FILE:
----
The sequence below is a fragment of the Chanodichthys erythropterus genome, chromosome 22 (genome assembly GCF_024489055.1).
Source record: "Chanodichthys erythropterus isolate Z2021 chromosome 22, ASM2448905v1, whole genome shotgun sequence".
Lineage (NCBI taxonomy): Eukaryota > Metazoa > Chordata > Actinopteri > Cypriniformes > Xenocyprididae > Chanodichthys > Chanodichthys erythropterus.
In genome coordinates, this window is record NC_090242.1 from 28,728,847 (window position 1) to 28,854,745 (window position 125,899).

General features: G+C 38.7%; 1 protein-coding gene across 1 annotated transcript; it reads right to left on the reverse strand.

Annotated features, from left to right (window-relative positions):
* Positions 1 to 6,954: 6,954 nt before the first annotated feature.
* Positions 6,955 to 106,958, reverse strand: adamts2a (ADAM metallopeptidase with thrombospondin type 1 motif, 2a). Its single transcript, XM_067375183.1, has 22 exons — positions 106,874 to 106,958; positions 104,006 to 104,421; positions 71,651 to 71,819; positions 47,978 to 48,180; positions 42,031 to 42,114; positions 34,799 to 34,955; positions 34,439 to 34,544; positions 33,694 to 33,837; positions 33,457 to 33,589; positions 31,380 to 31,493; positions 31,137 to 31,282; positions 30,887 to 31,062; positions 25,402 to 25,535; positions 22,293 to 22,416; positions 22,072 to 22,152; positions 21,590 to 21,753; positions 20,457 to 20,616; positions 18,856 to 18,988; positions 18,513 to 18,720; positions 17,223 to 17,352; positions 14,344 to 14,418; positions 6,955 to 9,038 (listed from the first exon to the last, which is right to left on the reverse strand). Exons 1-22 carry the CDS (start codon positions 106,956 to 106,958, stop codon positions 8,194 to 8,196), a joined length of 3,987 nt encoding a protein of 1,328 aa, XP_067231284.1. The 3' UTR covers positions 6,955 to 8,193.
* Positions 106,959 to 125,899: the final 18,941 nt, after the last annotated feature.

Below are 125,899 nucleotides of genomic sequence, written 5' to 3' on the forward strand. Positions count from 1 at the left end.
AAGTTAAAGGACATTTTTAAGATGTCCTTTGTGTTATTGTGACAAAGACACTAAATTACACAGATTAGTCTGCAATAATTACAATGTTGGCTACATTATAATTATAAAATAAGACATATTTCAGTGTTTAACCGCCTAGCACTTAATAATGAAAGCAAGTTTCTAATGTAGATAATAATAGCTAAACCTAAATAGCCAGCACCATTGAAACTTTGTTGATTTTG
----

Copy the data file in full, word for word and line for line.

The sequence below is a fragment of the Chanodichthys erythropterus genome, chromosome 22 (genome assembly GCF_024489055.1).
Source record: "Chanodichthys erythropterus isolate Z2021 chromosome 22, ASM2448905v1, whole genome shotgun sequence".
Lineage (NCBI taxonomy): Eukaryota > Metazoa > Chordata > Actinopteri > Cypriniformes > Xenocyprididae > Chanodichthys > Chanodichthys erythropterus.
In genome coordinates, this window is record NC_090242.1 from 28,728,847 (window position 1) to 28,854,745 (window position 125,899).

General features: G+C 38.7%; 1 protein-coding gene across 1 annotated transcript; it reads right to left on the reverse strand.

Annotated features, from left to right (window-relative positions):
* Positions 1 to 6,954: 6,954 nt before the first annotated feature.
* Positions 6,955 to 106,958, reverse strand: adamts2a (ADAM metallopeptidase with thrombospondin type 1 motif, 2a). Its single transcript, XM_067375183.1, has 22 exons — positions 106,874 to 106,958; positions 104,006 to 104,421; positions 71,651 to 71,819; positions 47,978 to 48,180; positions 42,031 to 42,114; positions 34,799 to 34,955; positions 34,439 to 34,544; positions 33,694 to 33,837; positions 33,457 to 33,589; positions 31,380 to 31,493; positions 31,137 to 31,282; positions 30,887 to 31,062; positions 25,402 to 25,535; positions 22,293 to 22,416; positions 22,072 to 22,152; positions 21,590 to 21,753; positions 20,457 to 20,616; positions 18,856 to 18,988; positions 18,513 to 18,720; positions 17,223 to 17,352; positions 14,344 to 14,418; positions 6,955 to 9,038 (listed from the first exon to the last, which is right to left on the reverse strand). Exons 1-22 carry the CDS (start codon positions 106,956 to 106,958, stop codon positions 8,194 to 8,196), a joined length of 3,987 nt encoding a protein of 1,328 aa, XP_067231284.1. The 3' UTR covers positions 6,955 to 8,193.
* Positions 106,959 to 125,899: the final 18,941 nt, after the last annotated feature.

Below are 125,899 nucleotides of genomic sequence, written 5' to 3' on the forward strand. Positions count from 1 at the left end.
AAGTTAAAGGACATTTTTAAGATGTCCTTTGTGTTATTGTGACAAAGACACTAAATTACACAGATTAGTCTGCAATAATTACAATGTTGGCTACATTATAATTATAAAATAAGACATATTTCAGTGTTTAACCGCCTAGCACTTAATAATGAAAGCAAGTTTCTAATGTAGATAATAATAGCTAAACCTAAATAGCCAGCACCATTGAAACTTTGTTGATTTTG